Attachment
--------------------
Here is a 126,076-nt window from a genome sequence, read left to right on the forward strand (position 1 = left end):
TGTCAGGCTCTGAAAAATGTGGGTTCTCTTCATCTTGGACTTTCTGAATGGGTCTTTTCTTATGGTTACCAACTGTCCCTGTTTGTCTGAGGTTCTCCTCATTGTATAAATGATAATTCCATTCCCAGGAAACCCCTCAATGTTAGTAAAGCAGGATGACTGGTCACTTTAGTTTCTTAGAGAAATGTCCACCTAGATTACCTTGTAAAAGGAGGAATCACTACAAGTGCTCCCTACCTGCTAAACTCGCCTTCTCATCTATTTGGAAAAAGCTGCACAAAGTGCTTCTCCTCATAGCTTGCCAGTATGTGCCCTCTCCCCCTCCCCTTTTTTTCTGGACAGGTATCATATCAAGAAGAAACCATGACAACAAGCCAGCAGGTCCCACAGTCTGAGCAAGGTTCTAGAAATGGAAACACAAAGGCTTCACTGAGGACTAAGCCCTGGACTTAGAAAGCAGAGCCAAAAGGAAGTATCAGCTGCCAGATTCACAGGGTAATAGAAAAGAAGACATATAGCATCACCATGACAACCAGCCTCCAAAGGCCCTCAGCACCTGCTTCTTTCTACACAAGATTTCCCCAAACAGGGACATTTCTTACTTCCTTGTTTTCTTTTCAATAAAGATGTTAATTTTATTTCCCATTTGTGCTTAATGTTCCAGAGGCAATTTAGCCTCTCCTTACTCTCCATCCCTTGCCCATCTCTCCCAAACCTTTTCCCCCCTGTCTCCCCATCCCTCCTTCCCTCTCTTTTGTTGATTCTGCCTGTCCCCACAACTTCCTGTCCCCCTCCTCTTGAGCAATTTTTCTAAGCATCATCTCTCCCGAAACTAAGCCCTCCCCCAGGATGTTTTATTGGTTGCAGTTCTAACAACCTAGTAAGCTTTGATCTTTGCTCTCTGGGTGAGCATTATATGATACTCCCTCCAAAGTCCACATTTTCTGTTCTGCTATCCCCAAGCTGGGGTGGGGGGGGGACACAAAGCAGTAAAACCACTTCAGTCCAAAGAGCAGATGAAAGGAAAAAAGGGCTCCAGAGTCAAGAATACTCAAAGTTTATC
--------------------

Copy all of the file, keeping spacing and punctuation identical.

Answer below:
Here is a 126,076-nt window from a genome sequence, read left to right on the forward strand (position 1 = left end):
TGTCAGGCTCTGAAAAATGTGGGTTCTCTTCATCTTGGACTTTCTGAATGGGTCTTTTCTTATGGTTACCAACTGTCCCTGTTTGTCTGAGGTTCTCCTCATTGTATAAATGATAATTCCATTCCCAGGAAACCCCTCAATGTTAGTAAAGCAGGATGACTGGTCACTTTAGTTTCTTAGAGAAATGTCCACCTAGATTACCTTGTAAAAGGAGGAATCACTACAAGTGCTCCCTACCTGCTAAACTCGCCTTCTCATCTATTTGGAAAAAGCTGCACAAAGTGCTTCTCCTCATAGCTTGCCAGTATGTGCCCTCTCCCCCTCCCCTTTTTTTCTGGACAGGTATCATATCAAGAAGAAACCATGACAACAAGCCAGCAGGTCCCACAGTCTGAGCAAGGTTCTAGAAATGGAAACACAAAGGCTTCACTGAGGACTAAGCCCTGGACTTAGAAAGCAGAGCCAAAAGGAAGTATCAGCTGCCAGATTCACAGGGTAATAGAAAAGAAGACATATAGCATCACCATGACAACCAGCCTCCAAAGGCCCTCAGCACCTGCTTCTTTCTACACAAGATTTCCCCAAACAGGGACATTTCTTACTTCCTTGTTTTCTTTTCAATAAAGATGTTAATTTTATTTCCCATTTGTGCTTAATGTTCCAGAGGCAATTTAGCCTCTCCTTACTCTCCATCCCTTGCCCATCTCTCCCAAACCTTTTCCCCCCTGTCTCCCCATCCCTCCTTCCCTCTCTTTTGTTGATTCTGCCTGTCCCCACAACTTCCTGTCCCCCTCCTCTTGAGCAATTTTTCTAAGCATCATCTCTCCCGAAACTAAGCCCTCCCCCAGGATGTTTTATTGGTTGCAGTTCTAACAACCTAGTAAGCTTTGATCTTTGCTCTCTGGGTGAGCATTATATGATACTCCCTCCAAAGTCCACATTTTCTGTTCTGCTATCCCCAAGCTGGGGTGGGGGGGGGACACAAAGCAGTAAAACCACTTCAGTCCAAAGAGCAGATGAAAGGAAAAAAGGGCTCCAGAGTCAAGAATACTCAAAGTTTATC